Mabika lifts L.A. to even first-round series with Storm
LOS ANGELES -- Storms are rare in Southern California. And even when they do appear, they threaten but seldom do much damage.
Such was the case Sunday when the Los Angeles Sparks hosted the Seattle Storm in the second game of the Western Conference semifinals at Staples Center. Despite some early showers, the top-seeded Sparks, who trailed 0-1 in the series, weathered the fourth-seeded Storm with a 78-70 victory to force a decisive Game 3 on Tuesday (ESPN2, 10 p.m. ET).
Although it looked as though Seattle (18-17) would advance to the Western Conference Finals against Sacramento in the early going, a second-half surge by the Sparks (26-9) put the brakes on that scenario.
Seventeen-point performances each from Mwadi Mabika and Lisa Leslie paced the Sparks past the Storm, who were 2-1 vs. L.A. in the regular season. And unlike in Game 1 when Seattle forward Lauren Jackson got the best of the Sparks' frontcourt, Leslie had the edge this time as Jackson finished with 13 points and only four field-goal attempts.
But it was Mabika who lit the fire under her team, scoring seven consecutive points in a 9-1 run to cap the second quarter and cut Seattle's lead to 40-33 at halftime.
"Mwadi was great," Sparks coach Joe Bryant said. "We told her that we love her jump shot -- she is a very good shooter -- but go ahead and take it to the basket."
She did just that. Though Mabika capped the pivotal second-quarter run with a 23-foot 3-pointer, she also nailed a pair of free throws and sank a fast-break layup off a steal -- all in a 1-minute, 42-second span. Not bad for someone who had gone scoreless in the first period.
"I just saw that we were in trouble and I started thinking about the past and how we got knocked out in the first round," said Mabika, whose performance doubled her regular-season scoring average. "And I said, 'You know what? If we're going to lose we might as well lose with a fight.' I said I'm a leader and it's going to start with me. And that's when I started trying to take over."
Mabika was even better after the break. The Sparks forward scored nine points during that period, four of which came off of drives past stunned Storm defenders.
Seattle coach Anne Donovan said Mabika was the turning point in the game.
"It was vintage Mabika," Donovan said. "Mabika coming out on fire in the third quarter really made the difference. She just came after us. I don't think we did a good job of shutting her down."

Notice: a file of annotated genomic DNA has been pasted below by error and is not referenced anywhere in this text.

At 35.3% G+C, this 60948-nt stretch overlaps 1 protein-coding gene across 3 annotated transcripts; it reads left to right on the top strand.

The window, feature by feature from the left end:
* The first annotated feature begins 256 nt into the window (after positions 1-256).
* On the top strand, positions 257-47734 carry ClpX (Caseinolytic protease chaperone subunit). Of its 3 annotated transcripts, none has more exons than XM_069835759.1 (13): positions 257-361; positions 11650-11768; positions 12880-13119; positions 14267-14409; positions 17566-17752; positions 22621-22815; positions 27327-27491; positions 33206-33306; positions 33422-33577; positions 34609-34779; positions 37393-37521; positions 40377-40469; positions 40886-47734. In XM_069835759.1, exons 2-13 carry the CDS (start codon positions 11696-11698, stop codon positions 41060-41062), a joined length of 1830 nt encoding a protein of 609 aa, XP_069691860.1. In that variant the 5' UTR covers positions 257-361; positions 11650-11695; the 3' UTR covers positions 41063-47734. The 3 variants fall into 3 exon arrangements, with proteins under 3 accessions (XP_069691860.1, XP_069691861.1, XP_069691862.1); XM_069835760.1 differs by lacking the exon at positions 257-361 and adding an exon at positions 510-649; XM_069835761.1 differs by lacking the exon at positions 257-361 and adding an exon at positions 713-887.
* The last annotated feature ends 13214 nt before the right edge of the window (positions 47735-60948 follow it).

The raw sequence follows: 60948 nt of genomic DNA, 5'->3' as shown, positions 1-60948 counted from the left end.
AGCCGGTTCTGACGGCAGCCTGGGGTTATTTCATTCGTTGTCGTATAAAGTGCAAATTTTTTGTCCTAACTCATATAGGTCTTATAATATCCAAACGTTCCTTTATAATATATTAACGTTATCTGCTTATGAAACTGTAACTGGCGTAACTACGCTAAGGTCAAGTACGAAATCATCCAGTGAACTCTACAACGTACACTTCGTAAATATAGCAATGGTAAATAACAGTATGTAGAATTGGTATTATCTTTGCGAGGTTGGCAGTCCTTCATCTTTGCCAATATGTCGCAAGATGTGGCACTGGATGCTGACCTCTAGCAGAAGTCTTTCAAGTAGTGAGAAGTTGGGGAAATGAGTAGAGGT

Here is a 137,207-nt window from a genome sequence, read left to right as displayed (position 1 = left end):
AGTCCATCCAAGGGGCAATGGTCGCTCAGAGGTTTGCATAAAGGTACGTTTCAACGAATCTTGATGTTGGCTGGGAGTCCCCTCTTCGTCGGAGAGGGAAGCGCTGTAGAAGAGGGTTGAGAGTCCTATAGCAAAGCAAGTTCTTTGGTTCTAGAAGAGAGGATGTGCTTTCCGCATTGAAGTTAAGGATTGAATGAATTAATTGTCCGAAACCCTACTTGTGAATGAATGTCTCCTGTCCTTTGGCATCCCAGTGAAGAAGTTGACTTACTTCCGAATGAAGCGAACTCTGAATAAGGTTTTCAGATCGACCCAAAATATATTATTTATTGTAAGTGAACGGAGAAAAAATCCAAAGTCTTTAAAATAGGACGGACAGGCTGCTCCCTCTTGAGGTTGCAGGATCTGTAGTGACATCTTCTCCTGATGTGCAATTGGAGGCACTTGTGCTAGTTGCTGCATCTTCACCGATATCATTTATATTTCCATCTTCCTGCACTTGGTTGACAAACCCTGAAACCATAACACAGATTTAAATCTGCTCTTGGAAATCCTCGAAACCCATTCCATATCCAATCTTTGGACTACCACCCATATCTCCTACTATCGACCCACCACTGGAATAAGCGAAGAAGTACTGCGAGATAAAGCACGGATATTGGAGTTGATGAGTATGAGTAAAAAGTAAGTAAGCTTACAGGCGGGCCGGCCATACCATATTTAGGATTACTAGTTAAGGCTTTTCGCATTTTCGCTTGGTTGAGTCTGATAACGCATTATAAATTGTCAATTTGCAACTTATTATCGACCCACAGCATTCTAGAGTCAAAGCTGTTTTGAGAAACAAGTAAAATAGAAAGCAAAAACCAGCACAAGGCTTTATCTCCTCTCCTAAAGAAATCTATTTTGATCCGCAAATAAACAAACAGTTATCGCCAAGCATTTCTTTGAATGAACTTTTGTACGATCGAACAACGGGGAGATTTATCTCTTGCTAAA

Added Seattle's Jackson, who scored just two points in the final quarter: "[Mabika] was just awesome. She was unbelievable. She came out and gave them the lift they needed. Much credit to her."
Prior to Mabika's heroics, the Storm led the Sparks by as many as 15 in the first half and shot a respectable 53 percent in the opening quarter. Bryant, who last week said he had a "bag of tricks" he planned to use against the Storm, made good on that promise by switching to a zone in the second half.
"The third quarter was a problem for us," Donovan said. "We scored at will against their man-to-man, but when he switched to zone we just stopped moving the ball. "I don't think we really got our composure back in the second half and that's not our M.O. We've been a good team in responding when a team goes on a run. I don't think we did that tonight."
Betty Lennox, who led the Storm with 19 points and eight rebounds, concurred.
"Obviously this is the playoffs and we knew they were going to come back and be aggressive on that run,"she said. "We just didn't maintain that run. We didn't get back. I think we helped them by turning the ball over. We knew this wasn't going to be easy by far and we just didn't handle it well down the stretch."
It won't get any easier for the Storm if they have to go without Sue Bird on Tuesday. The Storm guard was inadvertently hit in the nose in the third period and might have broken her nose for the third time. Bird was taken to Centinela Hospital for examination. She finished the night with eight points and three assists.
Leslie, who was held to nine points in the first half, also came alive in the final 20. She scored only two points in the third and connected on 4-of-4 free throws in the fourth, but said Mabika was key in getting the team to focus down the stretch.
"Mwadi would not be denied and she kept telling us, 'You guys, it's OK. We're going to win this game, don't worry about it.' She was fired up and she was just like, 'Lisa, take your time, you're going a little bit too fast, slow down a little bit.'
"She stepped up and probably did things that she hadn't done all year, but that we know she's capable of. It was great to see her passion and her fight. It really ignited the rest of our team."Miki Turner, a freelance TV producer and writer in Los Angeles, is a frequent contributor to ESPN.com. She can be reached at firstname.lastname@example.org.
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